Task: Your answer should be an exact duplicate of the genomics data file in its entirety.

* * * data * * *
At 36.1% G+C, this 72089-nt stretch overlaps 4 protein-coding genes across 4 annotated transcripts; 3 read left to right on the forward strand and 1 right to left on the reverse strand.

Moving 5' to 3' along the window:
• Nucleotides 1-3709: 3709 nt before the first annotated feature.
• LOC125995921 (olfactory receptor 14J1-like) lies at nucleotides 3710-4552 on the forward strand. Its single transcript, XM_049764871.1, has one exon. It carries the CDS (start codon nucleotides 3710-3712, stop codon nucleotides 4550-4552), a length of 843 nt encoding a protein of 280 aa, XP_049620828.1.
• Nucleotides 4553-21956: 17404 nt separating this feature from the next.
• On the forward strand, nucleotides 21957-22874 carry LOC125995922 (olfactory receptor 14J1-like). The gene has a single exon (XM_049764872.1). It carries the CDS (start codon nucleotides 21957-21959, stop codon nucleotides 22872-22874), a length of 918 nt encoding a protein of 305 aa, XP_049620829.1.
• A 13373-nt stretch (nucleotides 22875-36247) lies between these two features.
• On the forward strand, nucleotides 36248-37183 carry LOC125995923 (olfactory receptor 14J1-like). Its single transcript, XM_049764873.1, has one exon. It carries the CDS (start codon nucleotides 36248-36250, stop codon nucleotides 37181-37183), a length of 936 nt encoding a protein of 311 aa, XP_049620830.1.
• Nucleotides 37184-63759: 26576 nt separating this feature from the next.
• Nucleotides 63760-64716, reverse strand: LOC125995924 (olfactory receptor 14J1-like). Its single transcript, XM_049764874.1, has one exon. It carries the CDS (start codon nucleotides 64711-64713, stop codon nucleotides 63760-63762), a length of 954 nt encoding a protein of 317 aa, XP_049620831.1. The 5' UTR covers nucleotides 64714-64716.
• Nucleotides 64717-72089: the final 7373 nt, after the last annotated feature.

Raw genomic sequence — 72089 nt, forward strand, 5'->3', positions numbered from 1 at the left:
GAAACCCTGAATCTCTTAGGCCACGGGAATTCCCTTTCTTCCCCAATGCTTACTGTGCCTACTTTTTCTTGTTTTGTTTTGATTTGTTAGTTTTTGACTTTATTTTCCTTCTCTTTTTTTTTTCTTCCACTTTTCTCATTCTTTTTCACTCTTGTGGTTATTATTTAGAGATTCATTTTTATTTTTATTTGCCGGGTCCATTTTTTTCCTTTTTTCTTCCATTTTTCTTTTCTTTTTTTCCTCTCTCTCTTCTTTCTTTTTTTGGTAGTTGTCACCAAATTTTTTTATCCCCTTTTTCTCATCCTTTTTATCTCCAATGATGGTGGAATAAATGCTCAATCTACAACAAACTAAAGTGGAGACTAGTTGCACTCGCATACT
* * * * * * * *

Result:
At 36.1% G+C, this 72089-nt stretch overlaps 4 protein-coding genes across 4 annotated transcripts; 3 read left to right on the forward strand and 1 right to left on the reverse strand.

Moving 5' to 3' along the window:
• Nucleotides 1-3709: 3709 nt before the first annotated feature.
• LOC125995921 (olfactory receptor 14J1-like) lies at nucleotides 3710-4552 on the forward strand. Its single transcript, XM_049764871.1, has one exon. It carries the CDS (start codon nucleotides 3710-3712, stop codon nucleotides 4550-4552), a length of 843 nt encoding a protein of 280 aa, XP_049620828.1.
• Nucleotides 4553-21956: 17404 nt separating this feature from the next.
• On the forward strand, nucleotides 21957-22874 carry LOC125995922 (olfactory receptor 14J1-like). The gene has a single exon (XM_049764872.1). It carries the CDS (start codon nucleotides 21957-21959, stop codon nucleotides 22872-22874), a length of 918 nt encoding a protein of 305 aa, XP_049620829.1.
• A 13373-nt stretch (nucleotides 22875-36247) lies between these two features.
• On the forward strand, nucleotides 36248-37183 carry LOC125995923 (olfactory receptor 14J1-like). Its single transcript, XM_049764873.1, has one exon. It carries the CDS (start codon nucleotides 36248-36250, stop codon nucleotides 37181-37183), a length of 936 nt encoding a protein of 311 aa, XP_049620830.1.
• Nucleotides 37184-63759: 26576 nt separating this feature from the next.
• Nucleotides 63760-64716, reverse strand: LOC125995924 (olfactory receptor 14J1-like). Its single transcript, XM_049764874.1, has one exon. It carries the CDS (start codon nucleotides 64711-64713, stop codon nucleotides 63760-63762), a length of 954 nt encoding a protein of 317 aa, XP_049620831.1. The 5' UTR covers nucleotides 64714-64716.
• Nucleotides 64717-72089: the final 7373 nt, after the last annotated feature.

Raw genomic sequence — 72089 nt, forward strand, 5'->3', positions numbered from 1 at the left:
GAAACCCTGAATCTCTTAGGCCACGGGAATTCCCTTTCTTCCCCAATGCTTACTGTGCCTACTTTTTCTTGTTTTGTTTTGATTTGTTAGTTTTTGACTTTATTTTCCTTCTCTTTTTTTTTTCTTCCACTTTTCTCATTCTTTTTCACTCTTGTGGTTATTATTTAGAGATTCATTTTTATTTTTATTTGCCGGGTCCATTTTTTTCCTTTTTTCTTCCATTTTTCTTTTCTTTTTTTCCTCTCTCTCTTCTTTCTTTTTTTGGTAGTTGTCACCAAATTTTTTTATCCCCTTTTTCTCATCCTTTTTATCTCCAATGATGGTGGAATAAATGCTCAATCTACAACAAACTAAAGTGGAGACTAGTTGCACTCGCATACT